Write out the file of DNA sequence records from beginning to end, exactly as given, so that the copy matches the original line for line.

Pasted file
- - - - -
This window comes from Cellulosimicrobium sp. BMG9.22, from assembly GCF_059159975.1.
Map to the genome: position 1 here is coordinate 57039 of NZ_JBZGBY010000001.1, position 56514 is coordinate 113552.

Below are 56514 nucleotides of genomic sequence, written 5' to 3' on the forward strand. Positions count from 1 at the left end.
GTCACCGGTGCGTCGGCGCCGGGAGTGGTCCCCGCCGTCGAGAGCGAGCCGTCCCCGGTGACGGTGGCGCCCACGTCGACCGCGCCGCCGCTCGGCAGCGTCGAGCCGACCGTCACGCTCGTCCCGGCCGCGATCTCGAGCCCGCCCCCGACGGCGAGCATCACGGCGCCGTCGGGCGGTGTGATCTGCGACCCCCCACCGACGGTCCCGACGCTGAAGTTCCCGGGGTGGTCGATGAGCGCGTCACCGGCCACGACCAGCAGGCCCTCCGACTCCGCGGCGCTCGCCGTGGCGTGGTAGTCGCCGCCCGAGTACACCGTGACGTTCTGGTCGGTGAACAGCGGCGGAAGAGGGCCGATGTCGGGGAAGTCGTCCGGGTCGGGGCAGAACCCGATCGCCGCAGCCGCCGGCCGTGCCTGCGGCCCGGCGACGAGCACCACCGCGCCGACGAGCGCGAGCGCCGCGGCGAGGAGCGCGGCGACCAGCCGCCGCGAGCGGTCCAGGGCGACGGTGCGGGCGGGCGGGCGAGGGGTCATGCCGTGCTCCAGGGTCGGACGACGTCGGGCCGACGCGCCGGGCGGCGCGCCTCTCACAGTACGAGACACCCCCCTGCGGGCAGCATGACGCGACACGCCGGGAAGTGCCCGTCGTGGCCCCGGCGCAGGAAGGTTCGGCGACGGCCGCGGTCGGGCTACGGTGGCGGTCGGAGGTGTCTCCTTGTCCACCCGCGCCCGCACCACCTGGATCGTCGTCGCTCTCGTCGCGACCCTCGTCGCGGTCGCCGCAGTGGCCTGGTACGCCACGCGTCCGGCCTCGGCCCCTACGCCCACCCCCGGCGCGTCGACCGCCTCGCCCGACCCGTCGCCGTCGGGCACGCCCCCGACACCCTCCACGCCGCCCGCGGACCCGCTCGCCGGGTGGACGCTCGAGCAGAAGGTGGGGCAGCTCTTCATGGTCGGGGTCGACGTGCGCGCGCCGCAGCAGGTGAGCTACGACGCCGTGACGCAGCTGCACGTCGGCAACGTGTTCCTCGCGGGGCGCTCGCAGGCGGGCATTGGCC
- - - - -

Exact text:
This window comes from Cellulosimicrobium sp. BMG9.22, from assembly GCF_059159975.1.
Map to the genome: position 1 here is coordinate 57039 of NZ_JBZGBY010000001.1, position 56514 is coordinate 113552.

Below are 56514 nucleotides of genomic sequence, written 5' to 3' on the forward strand. Positions count from 1 at the left end.
GTCACCGGTGCGTCGGCGCCGGGAGTGGTCCCCGCCGTCGAGAGCGAGCCGTCCCCGGTGACGGTGGCGCCCACGTCGACCGCGCCGCCGCTCGGCAGCGTCGAGCCGACCGTCACGCTCGTCCCGGCCGCGATCTCGAGCCCGCCCCCGACGGCGAGCATCACGGCGCCGTCGGGCGGTGTGATCTGCGACCCCCCACCGACGGTCCCGACGCTGAAGTTCCCGGGGTGGTCGATGAGCGCGTCACCGGCCACGACCAGCAGGCCCTCCGACTCCGCGGCGCTCGCCGTGGCGTGGTAGTCGCCGCCCGAGTACACCGTGACGTTCTGGTCGGTGAACAGCGGCGGAAGAGGGCCGATGTCGGGGAAGTCGTCCGGGTCGGGGCAGAACCCGATCGCCGCAGCCGCCGGCCGTGCCTGCGGCCCGGCGACGAGCACCACCGCGCCGACGAGCGCGAGCGCCGCGGCGAGGAGCGCGGCGACCAGCCGCCGCGAGCGGTCCAGGGCGACGGTGCGGGCGGGCGGGCGAGGGGTCATGCCGTGCTCCAGGGTCGGACGACGTCGGGCCGACGCGCCGGGCGGCGCGCCTCTCACAGTACGAGACACCCCCCTGCGGGCAGCATGACGCGACACGCCGGGAAGTGCCCGTCGTGGCCCCGGCGCAGGAAGGTTCGGCGACGGCCGCGGTCGGGCTACGGTGGCGGTCGGAGGTGTCTCCTTGTCCACCCGCGCCCGCACCACCTGGATCGTCGTCGCTCTCGTCGCGACCCTCGTCGCGGTCGCCGCAGTGGCCTGGTACGCCACGCGTCCGGCCTCGGCCCCTACGCCCACCCCCGGCGCGTCGACCGCCTCGCCCGACCCGTCGCCGTCGGGCACGCCCCCGACACCCTCCACGCCGCCCGCGGACCCGCTCGCCGGGTGGACGCTCGAGCAGAAGGTGGGGCAGCTCTTCATGGTCGGGGTCGACGTGCGCGCGCCGCAGCAGGTGAGCTACGACGCCGTGACGCAGCTGCACGTCGGCAACGTGTTCCTCGCGGGGCGCTCGCAGGCGGGCATTGGCC